While violent assaults in the Capitol are rare, protests and acts of civil disobedience — such as disrupting congressional hearings or even House and Senate floor sessions, are more common. That means prosecutors and judges will have to weigh how much more punishment a Trump supporter who invaded the Capitol during the Electoral College count deserves than, say, an anti-war protester chanting at a CIA confirmation hearing or a gun-control advocate shouting in the middle of the State of the Union address.
Judges are also attempting to reckon with separating the individual actions of rioters from the collective threat of the mob, which they have noted helped inspire and provide cover for violent assaults, property destruction and increased the overall terror and danger of the assorted crimes committed.
That reckoning is coming sooner rather than later, lawyers say, putting prosecutors in the position of wrist-slapping many participants in the riot despite framing the crimes as part of an insurrection that presented a grave threat to American democracy.
Prosecutors have signaled that plea offers for some defendants will be coming within days and have readily acknowledged that some of the cases are less complicated to resolve than others.
“I think we can work out a non-trial disposition in this case,” Assistant U.S. Attorney Emory Cole told Judge Dabney Friedrich last week in the case of Kevin Loftus, who was charged with unlawful presence and disrupting official business at the Capitol, among other offenses that have become the boilerplate set lodged against anyone who walked into the building that day without authorization.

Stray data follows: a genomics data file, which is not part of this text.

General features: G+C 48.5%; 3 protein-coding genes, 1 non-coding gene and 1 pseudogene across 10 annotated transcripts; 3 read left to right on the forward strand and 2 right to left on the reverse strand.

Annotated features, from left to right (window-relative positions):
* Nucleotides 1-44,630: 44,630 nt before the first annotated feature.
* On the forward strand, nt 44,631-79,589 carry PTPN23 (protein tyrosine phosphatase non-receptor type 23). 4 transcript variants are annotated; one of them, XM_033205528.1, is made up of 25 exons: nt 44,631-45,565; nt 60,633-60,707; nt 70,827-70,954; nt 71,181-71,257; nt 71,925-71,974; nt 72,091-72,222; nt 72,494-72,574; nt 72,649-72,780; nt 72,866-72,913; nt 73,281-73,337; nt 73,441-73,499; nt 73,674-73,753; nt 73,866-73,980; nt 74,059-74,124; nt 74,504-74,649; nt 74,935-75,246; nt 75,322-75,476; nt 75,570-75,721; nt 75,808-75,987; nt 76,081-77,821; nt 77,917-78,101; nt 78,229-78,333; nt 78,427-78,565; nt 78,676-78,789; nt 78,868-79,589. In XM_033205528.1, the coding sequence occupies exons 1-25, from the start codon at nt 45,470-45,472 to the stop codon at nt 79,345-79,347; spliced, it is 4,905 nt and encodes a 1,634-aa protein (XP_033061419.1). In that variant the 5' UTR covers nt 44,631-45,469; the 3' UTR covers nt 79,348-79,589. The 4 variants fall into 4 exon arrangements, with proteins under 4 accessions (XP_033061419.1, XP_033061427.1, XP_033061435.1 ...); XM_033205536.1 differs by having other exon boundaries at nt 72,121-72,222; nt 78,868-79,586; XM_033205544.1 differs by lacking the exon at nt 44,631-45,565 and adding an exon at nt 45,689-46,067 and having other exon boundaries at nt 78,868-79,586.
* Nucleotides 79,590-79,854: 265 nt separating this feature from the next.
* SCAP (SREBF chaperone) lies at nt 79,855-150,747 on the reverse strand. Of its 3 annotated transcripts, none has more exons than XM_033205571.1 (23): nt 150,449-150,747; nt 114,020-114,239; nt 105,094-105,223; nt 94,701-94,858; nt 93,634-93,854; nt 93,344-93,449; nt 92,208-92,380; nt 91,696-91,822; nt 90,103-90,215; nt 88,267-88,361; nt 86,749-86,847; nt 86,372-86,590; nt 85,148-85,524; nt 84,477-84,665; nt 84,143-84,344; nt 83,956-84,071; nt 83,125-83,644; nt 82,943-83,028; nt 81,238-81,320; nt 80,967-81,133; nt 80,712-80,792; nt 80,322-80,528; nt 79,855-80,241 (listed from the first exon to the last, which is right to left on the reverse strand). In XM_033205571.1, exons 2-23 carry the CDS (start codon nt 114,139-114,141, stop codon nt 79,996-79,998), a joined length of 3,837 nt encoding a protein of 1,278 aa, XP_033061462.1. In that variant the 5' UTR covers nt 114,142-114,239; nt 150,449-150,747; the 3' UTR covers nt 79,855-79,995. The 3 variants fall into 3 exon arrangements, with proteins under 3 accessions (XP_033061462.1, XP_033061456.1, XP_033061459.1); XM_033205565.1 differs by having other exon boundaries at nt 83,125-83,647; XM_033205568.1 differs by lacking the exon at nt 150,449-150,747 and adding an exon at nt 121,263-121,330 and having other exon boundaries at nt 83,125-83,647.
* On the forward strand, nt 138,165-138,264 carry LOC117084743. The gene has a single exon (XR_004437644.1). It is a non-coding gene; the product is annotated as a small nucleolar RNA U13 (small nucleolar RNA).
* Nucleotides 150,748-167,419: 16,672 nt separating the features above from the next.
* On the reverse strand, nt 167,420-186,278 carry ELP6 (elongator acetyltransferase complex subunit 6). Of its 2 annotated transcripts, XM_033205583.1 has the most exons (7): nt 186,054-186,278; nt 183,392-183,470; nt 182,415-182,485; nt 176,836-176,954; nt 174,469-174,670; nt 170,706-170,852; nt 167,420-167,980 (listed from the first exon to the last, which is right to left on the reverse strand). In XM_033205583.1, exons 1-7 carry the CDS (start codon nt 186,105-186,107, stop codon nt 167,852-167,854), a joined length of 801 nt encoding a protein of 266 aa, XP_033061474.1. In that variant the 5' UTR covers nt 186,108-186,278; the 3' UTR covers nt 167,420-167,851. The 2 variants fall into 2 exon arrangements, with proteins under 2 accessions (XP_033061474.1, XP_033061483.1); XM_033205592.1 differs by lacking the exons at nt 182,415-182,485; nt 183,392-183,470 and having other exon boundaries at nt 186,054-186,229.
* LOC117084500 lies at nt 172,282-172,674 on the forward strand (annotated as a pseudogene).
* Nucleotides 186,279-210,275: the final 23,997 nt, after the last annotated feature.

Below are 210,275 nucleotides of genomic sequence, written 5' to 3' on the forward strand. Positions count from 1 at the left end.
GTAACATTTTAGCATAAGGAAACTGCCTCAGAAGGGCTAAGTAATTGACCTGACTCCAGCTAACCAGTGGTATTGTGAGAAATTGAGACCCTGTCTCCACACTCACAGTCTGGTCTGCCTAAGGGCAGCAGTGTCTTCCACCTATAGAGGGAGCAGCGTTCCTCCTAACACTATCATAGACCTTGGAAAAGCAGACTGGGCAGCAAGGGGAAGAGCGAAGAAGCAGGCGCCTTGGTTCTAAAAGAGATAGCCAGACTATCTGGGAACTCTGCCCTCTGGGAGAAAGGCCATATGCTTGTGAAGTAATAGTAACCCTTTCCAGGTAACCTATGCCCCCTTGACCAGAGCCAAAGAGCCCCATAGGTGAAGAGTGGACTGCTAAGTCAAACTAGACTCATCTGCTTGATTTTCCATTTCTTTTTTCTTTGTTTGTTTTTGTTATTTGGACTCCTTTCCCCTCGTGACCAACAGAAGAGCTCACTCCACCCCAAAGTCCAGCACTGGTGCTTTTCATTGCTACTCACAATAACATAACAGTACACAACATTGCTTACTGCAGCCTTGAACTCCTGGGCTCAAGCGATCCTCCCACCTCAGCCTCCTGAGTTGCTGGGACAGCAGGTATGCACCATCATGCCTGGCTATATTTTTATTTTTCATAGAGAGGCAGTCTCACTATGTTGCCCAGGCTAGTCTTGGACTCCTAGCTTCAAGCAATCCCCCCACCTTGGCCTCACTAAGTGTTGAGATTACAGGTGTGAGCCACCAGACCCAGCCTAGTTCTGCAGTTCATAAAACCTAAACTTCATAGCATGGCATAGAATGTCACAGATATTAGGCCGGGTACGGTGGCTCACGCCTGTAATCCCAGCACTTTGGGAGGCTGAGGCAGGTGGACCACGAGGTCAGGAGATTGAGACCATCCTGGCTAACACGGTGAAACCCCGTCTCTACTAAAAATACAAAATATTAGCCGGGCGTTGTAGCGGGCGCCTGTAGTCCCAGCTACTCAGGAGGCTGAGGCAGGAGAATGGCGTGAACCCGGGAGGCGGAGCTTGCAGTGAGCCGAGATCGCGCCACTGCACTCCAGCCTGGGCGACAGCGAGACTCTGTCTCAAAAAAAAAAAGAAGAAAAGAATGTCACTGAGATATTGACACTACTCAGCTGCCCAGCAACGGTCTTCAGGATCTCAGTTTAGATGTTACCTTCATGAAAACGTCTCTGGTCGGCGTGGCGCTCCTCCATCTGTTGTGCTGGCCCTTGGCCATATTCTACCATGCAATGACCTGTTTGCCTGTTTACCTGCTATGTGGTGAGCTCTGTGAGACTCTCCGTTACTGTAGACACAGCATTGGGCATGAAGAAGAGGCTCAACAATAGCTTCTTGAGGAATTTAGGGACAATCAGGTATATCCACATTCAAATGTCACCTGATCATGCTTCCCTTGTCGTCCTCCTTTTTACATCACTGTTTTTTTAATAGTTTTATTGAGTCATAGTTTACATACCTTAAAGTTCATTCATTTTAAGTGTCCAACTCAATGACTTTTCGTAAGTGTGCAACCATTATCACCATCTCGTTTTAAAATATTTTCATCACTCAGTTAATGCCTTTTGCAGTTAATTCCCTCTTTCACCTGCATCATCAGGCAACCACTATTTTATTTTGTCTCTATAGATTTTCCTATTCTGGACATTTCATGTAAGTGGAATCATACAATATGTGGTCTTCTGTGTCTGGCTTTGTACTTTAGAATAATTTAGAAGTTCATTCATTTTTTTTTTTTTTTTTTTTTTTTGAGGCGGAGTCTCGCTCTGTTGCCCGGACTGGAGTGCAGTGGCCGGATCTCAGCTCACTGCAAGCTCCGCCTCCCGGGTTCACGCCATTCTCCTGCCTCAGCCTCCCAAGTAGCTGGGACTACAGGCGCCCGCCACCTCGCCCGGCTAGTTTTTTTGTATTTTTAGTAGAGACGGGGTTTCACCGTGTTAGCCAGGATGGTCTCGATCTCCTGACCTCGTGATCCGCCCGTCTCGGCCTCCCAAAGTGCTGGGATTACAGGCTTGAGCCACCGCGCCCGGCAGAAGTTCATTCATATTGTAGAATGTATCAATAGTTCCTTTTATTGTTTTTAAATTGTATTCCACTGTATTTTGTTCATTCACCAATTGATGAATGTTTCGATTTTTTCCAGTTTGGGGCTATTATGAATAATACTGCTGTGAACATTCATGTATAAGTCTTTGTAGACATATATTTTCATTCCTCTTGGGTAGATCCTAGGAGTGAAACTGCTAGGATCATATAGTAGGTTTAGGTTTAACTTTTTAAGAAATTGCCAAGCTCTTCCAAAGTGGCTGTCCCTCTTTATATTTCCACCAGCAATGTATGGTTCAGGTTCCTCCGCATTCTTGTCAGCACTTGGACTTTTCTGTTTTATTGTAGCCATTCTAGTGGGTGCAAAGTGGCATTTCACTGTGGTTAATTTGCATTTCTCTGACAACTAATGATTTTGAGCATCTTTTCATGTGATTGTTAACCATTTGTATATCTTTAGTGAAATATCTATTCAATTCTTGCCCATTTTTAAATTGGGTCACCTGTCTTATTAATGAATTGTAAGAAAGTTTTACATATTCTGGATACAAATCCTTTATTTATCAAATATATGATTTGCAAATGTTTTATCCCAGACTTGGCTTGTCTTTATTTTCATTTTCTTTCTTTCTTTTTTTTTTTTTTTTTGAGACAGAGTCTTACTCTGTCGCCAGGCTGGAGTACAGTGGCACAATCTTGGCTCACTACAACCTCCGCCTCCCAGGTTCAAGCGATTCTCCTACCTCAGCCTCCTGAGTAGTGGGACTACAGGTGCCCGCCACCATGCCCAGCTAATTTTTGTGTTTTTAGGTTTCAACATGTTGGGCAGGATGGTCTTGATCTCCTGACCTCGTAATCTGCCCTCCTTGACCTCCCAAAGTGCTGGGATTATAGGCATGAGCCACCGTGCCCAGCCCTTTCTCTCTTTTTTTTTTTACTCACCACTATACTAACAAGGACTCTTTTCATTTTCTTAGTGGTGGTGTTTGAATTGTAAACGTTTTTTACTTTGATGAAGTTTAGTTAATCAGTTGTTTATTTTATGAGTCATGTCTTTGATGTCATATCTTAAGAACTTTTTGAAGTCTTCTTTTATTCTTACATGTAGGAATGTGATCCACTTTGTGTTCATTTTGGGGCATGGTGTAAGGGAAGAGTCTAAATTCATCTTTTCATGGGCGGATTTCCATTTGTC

The Justice Department will soon be in the awkward position of having to defend such deals, even as trials and lengthy sentences for those facing more serious charges could be a year or more away.
Adding to the political awkwardness: The expected wave of plea offers comes as former President Donald Trump seems intent on falsely rewriting the history of the Jan. 6 assault. In an interview with Laura Ingraham on Fox News Thursday night, Trump suggested that prosecutors and the FBI are making too much of the Capitol takeover, which left five people dead and dozens of police officers injured.
“It was zero threat. Right from the start, it was zero threat,” Trump declared. “Look, they went in — they shouldn’t have done it — some of them went in, and they’re hugging and kissing the police and the guards, you know? They had great relationships. A lot of the people were waved in, and then they walked in, and they walked out.”
Many of the rioters charged with the most serious offenses that day have cited Trump’s own words as the inspiration they took for storming the Capitol. The House also impeached Trump for inciting the insurrection in January, before the Senate acquitted him despite a 57-vote majority in favor of conviction.
And prosecutors are facing pressure from judges to either back up their tough talk about sedition or put a lid on it. Michael Sherwin, the former lead Jan. 6 prosecutor, found himself rebuked by other senior prosecutors and Judge Amit Mehta last week for publicly flirting with the possibility of sedition charges when none had actually been leveled.